Seeing the Invisible

 “Too many crucial things about this country turn out to be highly recommended because they are ‘invisible’. There is the ‘hidden hand’ of the free market, the ‘unwritten’ Constitution, the ‘invisible earnings’ of the financial service sector, the ‘magic’ of monarchy and the ‘mystery’ of the Church and its claim to the interpretation of revealed truth.”  (Christopher Hitchens) 

Why do so many Americans claim “none” as their religious affiliation?   

The “nones” believe in the hidden hand of the free market, the unwritten constitution but do not embrace the invisible God who makes visible.   (i.e. the gods of America have better press corp than the spokesmen for the God of the Bible).      With many Christians (Catholic, Orthodox, and Evangelical) promoting an empty hell, what’s the point of choosing a church with demands?  Francis Chan cautions,  “Don’t believe something just because you want to, and don’t embrace an idea just because you’ve always believed it. Believe what is biblical. Test all your assumptions against the precious words God gave us in the Bible.”

God created the “invisibles” to stir our faith (cf. Acts 17:24-31).

One of Christianity’s requirements is believing in the invisible God.   The Nicene Creed reminds me of our shared belief in the “invisible God.”   Paul taught the invisible things of God were clearly seen (cf. Romans 1:20).    Moses endured the wrath of the king because he saw the one who was invisible (cf. Hebrews 11:27).    Paul offers Timothy up to a King who is invisible (cf. I Timothy 1:17).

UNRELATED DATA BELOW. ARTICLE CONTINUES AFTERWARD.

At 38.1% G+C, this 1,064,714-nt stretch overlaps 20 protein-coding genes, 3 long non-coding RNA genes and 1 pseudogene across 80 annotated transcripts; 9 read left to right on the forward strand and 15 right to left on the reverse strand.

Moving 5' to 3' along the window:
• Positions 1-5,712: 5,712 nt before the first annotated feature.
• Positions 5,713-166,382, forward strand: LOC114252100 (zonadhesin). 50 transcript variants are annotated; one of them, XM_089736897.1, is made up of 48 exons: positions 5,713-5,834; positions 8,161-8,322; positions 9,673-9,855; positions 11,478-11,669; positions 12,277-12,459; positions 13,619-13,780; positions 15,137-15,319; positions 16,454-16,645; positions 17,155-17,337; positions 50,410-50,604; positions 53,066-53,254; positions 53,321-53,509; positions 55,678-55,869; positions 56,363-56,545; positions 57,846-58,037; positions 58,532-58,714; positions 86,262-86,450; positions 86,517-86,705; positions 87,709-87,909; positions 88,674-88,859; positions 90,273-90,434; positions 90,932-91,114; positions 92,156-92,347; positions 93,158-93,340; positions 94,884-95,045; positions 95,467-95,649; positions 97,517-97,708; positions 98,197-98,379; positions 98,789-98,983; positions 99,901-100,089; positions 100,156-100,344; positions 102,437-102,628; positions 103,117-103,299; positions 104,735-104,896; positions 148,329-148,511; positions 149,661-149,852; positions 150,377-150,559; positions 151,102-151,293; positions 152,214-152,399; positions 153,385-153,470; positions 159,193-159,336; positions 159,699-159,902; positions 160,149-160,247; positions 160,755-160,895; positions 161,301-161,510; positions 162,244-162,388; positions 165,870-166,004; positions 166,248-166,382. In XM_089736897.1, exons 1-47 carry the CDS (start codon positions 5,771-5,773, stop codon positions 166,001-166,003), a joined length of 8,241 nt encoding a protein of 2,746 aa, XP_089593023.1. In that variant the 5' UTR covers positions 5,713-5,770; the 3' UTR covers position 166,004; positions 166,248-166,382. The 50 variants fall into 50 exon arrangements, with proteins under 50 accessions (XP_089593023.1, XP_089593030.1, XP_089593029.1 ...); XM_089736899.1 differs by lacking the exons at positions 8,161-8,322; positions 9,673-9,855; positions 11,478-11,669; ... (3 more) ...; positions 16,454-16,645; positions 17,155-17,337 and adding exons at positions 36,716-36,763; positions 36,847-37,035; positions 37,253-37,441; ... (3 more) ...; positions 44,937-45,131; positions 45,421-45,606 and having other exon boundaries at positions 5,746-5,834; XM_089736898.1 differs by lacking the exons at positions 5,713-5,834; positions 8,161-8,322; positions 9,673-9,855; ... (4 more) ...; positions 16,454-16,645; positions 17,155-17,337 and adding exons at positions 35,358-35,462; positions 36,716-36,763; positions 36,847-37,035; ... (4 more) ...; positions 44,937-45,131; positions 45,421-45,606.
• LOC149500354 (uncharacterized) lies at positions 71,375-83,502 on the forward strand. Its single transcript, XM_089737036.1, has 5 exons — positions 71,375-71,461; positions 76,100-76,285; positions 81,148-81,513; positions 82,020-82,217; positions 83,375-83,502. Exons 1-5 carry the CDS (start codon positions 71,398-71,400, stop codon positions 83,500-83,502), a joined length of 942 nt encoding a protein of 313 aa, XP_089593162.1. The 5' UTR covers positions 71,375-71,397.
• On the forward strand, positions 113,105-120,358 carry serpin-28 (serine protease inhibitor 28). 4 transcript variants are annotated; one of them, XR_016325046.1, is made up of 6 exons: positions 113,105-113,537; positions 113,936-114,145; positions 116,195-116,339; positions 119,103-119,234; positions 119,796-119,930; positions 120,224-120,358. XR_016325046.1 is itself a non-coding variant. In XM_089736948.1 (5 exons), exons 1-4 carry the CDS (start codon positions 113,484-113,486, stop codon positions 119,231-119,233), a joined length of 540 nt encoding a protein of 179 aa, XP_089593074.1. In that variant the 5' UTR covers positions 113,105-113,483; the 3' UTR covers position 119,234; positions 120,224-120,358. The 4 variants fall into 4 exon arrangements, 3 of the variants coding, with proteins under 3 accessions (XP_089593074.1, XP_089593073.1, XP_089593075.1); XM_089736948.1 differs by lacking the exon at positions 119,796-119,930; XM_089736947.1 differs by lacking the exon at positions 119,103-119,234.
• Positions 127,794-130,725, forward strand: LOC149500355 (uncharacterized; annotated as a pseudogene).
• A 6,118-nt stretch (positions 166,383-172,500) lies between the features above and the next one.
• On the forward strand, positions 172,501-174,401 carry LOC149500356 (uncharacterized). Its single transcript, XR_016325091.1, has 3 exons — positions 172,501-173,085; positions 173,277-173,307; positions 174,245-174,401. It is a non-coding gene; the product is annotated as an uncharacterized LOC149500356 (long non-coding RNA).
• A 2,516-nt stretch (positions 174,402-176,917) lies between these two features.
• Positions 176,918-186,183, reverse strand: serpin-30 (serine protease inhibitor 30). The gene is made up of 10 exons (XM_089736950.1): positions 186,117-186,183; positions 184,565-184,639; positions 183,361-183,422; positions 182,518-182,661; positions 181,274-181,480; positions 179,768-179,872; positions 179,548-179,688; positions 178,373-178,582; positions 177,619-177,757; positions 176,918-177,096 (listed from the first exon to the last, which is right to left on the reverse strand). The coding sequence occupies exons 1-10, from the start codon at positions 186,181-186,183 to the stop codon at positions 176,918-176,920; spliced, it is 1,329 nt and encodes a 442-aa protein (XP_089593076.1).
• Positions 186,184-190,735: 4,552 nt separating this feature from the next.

While gravity, atoms, air, antimatter and our mind are all invisible ways God reaches out to mankind, God uses even more tangible ways:

  1.  Prophets, the mouthpiece of God speak to nations.
  2.  Priests who live transparent holy lives.
  3.  Kings who serve God first.
  4.  A people who recognize Christ in the poor, the hungry, the sick and the imprisoned (cf. Matthew 25).

When God curses people, the “Invisibles” dry up  (cf. Isaiah 6:10; Jeremiah 5:21) and a nation’s prophets and priests speak out of their own spirit instead of God’s spirit.

The Eucharist unites the Visible and Invisible World.   Here’s how:

  1.  The Church is the Body of Christ (cf. Ephesians 4:1-16; I Corinthians 12-14)
  2.   The Eucharist is the body of Christ (cf. I Corinthians 10:26)
  3.  The Eucharist connects Visible Body of Christ to the world of the Invisibles.

When you stop believing in the Eucharist, you stop believing in the Invisibles of God.

The Catechism of Trent spells it out:

  1. The Church has but one ruler and one governor, the invisible one, Christ, whom the eternal Father hath made head over all the Church
  2. For as we deem Christ not only the author of all the Sacraments, but also their invisible minister ‑‑ He it is who baptizes, He it is who absolves, although men are appointed by Him the external ministers of the Sacraments
  3. For Communion… the body and blood itself of our Lord, which is contained in the Eucharist.  Thus St. Augustine says that this Sacrament consists of two things, ‑‑ the visible species of the elements, and the invisible flesh and blood of our Lord Jesus Christ Himself. And it is in the same sense that we say that this Sacrament is to be adored, meaning the body and blood of our Lord.

Having a hard time seeing the invisible?  It’s connected to the Eucharist.

Author: gbradepp

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